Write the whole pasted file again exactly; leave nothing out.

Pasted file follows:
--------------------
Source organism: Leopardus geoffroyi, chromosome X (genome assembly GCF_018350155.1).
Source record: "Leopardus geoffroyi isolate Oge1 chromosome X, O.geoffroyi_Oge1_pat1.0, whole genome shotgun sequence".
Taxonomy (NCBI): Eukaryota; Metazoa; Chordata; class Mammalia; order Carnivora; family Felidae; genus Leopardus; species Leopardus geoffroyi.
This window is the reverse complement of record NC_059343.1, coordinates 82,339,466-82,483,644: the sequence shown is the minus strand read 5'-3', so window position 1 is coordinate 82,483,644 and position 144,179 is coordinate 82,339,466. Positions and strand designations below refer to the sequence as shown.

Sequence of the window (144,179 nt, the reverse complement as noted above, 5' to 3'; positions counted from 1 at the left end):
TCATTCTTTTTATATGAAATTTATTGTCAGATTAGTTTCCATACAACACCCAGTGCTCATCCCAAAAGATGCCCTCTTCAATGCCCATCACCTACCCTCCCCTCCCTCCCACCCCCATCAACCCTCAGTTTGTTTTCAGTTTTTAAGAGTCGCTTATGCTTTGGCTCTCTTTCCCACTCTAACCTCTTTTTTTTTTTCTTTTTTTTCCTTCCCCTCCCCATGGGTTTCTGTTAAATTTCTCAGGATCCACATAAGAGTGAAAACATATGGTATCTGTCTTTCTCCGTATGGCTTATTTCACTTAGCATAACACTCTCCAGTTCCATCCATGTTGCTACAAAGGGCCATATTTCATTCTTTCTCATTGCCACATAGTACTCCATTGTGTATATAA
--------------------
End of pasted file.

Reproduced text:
Source organism: Leopardus geoffroyi, chromosome X (genome assembly GCF_018350155.1).
Source record: "Leopardus geoffroyi isolate Oge1 chromosome X, O.geoffroyi_Oge1_pat1.0, whole genome shotgun sequence".
Taxonomy (NCBI): Eukaryota; Metazoa; Chordata; class Mammalia; order Carnivora; family Felidae; genus Leopardus; species Leopardus geoffroyi.
This window is the reverse complement of record NC_059343.1, coordinates 82,339,466-82,483,644: the sequence shown is the minus strand read 5'-3', so window position 1 is coordinate 82,483,644 and position 144,179 is coordinate 82,339,466. Positions and strand designations below refer to the sequence as shown.

Sequence of the window (144,179 nt, the reverse complement as noted above, 5' to 3'; positions counted from 1 at the left end):
TCATTCTTTTTATATGAAATTTATTGTCAGATTAGTTTCCATACAACACCCAGTGCTCATCCCAAAAGATGCCCTCTTCAATGCCCATCACCTACCCTCCCCTCCCTCCCACCCCCATCAACCCTCAGTTTGTTTTCAGTTTTTAAGAGTCGCTTATGCTTTGGCTCTCTTTCCCACTCTAACCTCTTTTTTTTTTTCTTTTTTTTCCTTCCCCTCCCCATGGGTTTCTGTTAAATTTCTCAGGATCCACATAAGAGTGAAAACATATGGTATCTGTCTTTCTCCGTATGGCTTATTTCACTTAGCATAACACTCTCCAGTTCCATCCATGTTGCTACAAAGGGCCATATTTCATTCTTTCTCATTGCCACATAGTACTCCATTGTGTATATAA